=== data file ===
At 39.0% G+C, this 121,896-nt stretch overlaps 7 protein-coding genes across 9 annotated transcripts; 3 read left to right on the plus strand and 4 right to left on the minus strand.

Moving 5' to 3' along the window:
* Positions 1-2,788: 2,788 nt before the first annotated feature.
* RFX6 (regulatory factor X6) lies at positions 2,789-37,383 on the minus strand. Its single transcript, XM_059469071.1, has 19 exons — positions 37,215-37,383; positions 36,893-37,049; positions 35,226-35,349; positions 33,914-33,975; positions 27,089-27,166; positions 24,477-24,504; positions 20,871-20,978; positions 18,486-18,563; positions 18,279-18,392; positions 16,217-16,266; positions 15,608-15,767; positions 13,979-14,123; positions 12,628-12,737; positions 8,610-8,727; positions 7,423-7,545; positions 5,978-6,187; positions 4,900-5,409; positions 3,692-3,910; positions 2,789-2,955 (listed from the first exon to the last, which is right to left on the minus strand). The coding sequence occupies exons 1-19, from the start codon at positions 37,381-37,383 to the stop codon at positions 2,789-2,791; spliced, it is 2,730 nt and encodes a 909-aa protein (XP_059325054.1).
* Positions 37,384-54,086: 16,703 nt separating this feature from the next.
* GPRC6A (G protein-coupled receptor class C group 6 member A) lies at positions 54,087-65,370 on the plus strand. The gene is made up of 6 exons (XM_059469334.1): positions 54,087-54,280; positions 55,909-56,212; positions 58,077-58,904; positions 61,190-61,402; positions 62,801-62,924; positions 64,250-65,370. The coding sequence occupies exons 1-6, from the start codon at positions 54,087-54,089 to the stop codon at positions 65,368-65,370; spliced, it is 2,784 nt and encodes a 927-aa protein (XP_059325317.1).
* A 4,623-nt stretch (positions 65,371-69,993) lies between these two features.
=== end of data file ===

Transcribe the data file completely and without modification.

At 39.0% G+C, this 121,896-nt stretch overlaps 7 protein-coding genes across 9 annotated transcripts; 3 read left to right on the plus strand and 4 right to left on the minus strand.

Moving 5' to 3' along the window:
* Positions 1-2,788: 2,788 nt before the first annotated feature.
* RFX6 (regulatory factor X6) lies at positions 2,789-37,383 on the minus strand. Its single transcript, XM_059469071.1, has 19 exons — positions 37,215-37,383; positions 36,893-37,049; positions 35,226-35,349; positions 33,914-33,975; positions 27,089-27,166; positions 24,477-24,504; positions 20,871-20,978; positions 18,486-18,563; positions 18,279-18,392; positions 16,217-16,266; positions 15,608-15,767; positions 13,979-14,123; positions 12,628-12,737; positions 8,610-8,727; positions 7,423-7,545; positions 5,978-6,187; positions 4,900-5,409; positions 3,692-3,910; positions 2,789-2,955 (listed from the first exon to the last, which is right to left on the minus strand). The coding sequence occupies exons 1-19, from the start codon at positions 37,381-37,383 to the stop codon at positions 2,789-2,791; spliced, it is 2,730 nt and encodes a 909-aa protein (XP_059325054.1).
* Positions 37,384-54,086: 16,703 nt separating this feature from the next.
* GPRC6A (G protein-coupled receptor class C group 6 member A) lies at positions 54,087-65,370 on the plus strand. The gene is made up of 6 exons (XM_059469334.1): positions 54,087-54,280; positions 55,909-56,212; positions 58,077-58,904; positions 61,190-61,402; positions 62,801-62,924; positions 64,250-65,370. The coding sequence occupies exons 1-6, from the start codon at positions 54,087-54,089 to the stop codon at positions 65,368-65,370; spliced, it is 2,784 nt and encodes a 927-aa protein (XP_059325317.1).
* A 4,623-nt stretch (positions 65,371-69,993) lies between these two features.